GarageBand 2: Requires user attention when launching in background

Posted by Pierre Igot in: GarageBand
October 31st, 2005 • 12:04 pm

I’ve already discussed the annoying limitations and flaws in Apple’s single-window interface in GarageBand 2.0 (and other applications). Since that post in February 2005, Apple has fixed exactly one thing, and that is the “Open Recent” submenu in GarageBand 2’s “File” menu, which is no longer disabled when no project window is open. This was fixed in GarageBand 2.0.2.

But they haven’t fixed any of the other problems. Other application menu commands are still disabled when no project window is open, even though they are applicable. This is the kind of stuff you expect to see in a Microsoft application, not in an Apple application. It’s shameful.

One flaw that I find particularly irritating is what happens when you launch GarageBand 2 in the background. GarageBand is an application that takes a while to launch, especially if, like me, you have several additional Jam Packs installed. So it’s not abnormal for the impatient user to switch to something else while GarageBand 2 is launching. After all, that’s what’s good about Mac OS X: It’s an operating system with proper multitasking. You can launch several applications at the same time, you can switch applications while an application is launching, etc.

The problem is that, if you switch to another application while GarageBand 2 is launching, Apple punishes you. GarageBand 2 has this new “startup window” that wasn’t there is Garageband 1.x, with the two oversized “Create” and “Open” buttons. It’s the window that GarageBand 2 displays when no project window is open. (GarageBand 1.x would automatically bring up the “Open File” dialog instead.)

If you launch GarageBand 2 and then switch to another application while GarageBand 2 is launching, when it gets to this startup window, GarageBand 2… starts bouncing in the Dock and requires your attention! Why does it require your attention? For nothing. It’s just so happy that it has finally finished launching that it just has to tell you. And in order to get it to shut up, of course, you have to switch back to GarageBand 2, even if you are now in the middle of doing something else in another application.

This is extremely annoying. By switching to another application while GarageBand 2, I clearly indicated to Mac OS X that I was not patient enough to wait for it to finish launching GarageBand 2, and wanted to use my valuable time to do something else in another application, which Mac OS X allows me to do. Mac OS X has no business telling me when I will switch back to GarageBand 2. Now that I am doing something else in another application, I might be busy for a few minutes and will only want to go back to the finally ready GarageBand 2 once I’m finished with this other thing.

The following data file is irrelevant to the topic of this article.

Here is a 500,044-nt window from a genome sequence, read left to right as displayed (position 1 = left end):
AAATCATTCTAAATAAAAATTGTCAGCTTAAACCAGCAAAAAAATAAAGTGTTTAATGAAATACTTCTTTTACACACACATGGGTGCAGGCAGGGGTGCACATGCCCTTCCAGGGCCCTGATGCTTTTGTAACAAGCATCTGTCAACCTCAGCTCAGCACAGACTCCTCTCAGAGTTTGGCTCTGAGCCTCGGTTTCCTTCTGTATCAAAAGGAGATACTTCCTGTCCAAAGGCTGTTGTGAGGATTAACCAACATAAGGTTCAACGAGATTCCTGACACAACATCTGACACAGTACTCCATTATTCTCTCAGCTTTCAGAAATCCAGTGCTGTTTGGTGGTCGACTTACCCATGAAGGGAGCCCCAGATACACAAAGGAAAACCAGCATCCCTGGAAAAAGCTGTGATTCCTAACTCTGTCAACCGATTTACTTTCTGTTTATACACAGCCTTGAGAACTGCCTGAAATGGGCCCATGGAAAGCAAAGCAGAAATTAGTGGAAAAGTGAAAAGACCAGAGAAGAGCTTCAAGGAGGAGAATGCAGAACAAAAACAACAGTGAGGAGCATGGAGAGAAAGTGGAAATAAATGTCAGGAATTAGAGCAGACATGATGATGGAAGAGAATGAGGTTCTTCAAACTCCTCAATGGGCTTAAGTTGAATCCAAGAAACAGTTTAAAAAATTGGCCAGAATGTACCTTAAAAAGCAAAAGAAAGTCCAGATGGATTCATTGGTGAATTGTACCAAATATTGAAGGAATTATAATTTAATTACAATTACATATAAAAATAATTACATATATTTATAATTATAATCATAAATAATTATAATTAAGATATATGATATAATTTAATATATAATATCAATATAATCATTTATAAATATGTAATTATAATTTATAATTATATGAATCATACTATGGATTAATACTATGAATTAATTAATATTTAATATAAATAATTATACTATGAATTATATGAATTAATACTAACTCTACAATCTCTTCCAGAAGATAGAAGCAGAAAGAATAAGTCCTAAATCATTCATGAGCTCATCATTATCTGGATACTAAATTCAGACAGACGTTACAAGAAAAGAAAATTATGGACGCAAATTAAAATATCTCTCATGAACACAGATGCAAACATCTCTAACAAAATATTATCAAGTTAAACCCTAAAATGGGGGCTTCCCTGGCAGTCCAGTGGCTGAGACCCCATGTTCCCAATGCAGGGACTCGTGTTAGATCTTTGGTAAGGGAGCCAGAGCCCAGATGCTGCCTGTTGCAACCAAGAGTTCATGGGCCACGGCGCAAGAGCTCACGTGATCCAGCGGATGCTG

I am the user. I am the one who decides when I want to switch from one application to the other. If a background application interrupts me while I am busy working on something, I expect that it is for valid, important reasons—not just to tell me that it’s finally ready for me!

This is all the more ridiculous since the problem only occurs when GarageBand 2 gets to its startup window at the end of the launching process. If, the last time you were using GarageBand 2, you quit the application with a project window still open, then next time you launch GarageBand 2, it will automatically open this project again at the end of the launching process, instead of opening this startup window. And get this: it does so without requiring the user’s attention at any stage! That’s right: If you launch GarageBand 2 and switch to something else while it’s launching and if the GarageBand launching process ends with it opening the last project you were working on, it does not require your attention and finishes opening the project and quietly waits for you to switch back to it when you are ready, without interrupting you.

This obviously proves—if proof was needed—that the behaviour with the startup window requiring your attention is an unjustifiable bug.

Besides, it’s not the only bug. That same startup window also cancels the log out or restart process if it’s open when you select “Log Out…” or “Restart…” in the Apple menu!

It’s ridiculous. And these bugs were reported to Apple many months ago. My guess is that they only fixed the bug with the “Open Recent” submenu because it was the most glaring and most ridiculous one (since opening a recent project is one of the things that the user is most likely to be aiming for when he is faced with that useless startup window with the two oversized buttons). But their awareness of this particular bug obviously didn’t lead them to address the other bugs associated with the startup window. They probably have “other priorities.” Meanwhile, the user continues to suffer.

On a side note, FileMaker Pro has the exact same problem when you launch it in the background. It too requires the user’s attention for absolutely no purpose whatsoever. And the bug is still there in FileMaker Pro 8 too. I guess you can give Apple and FileMaker Inc. (a fully owned Apple subsidiary) credit for being consistent in the way they insult their users.

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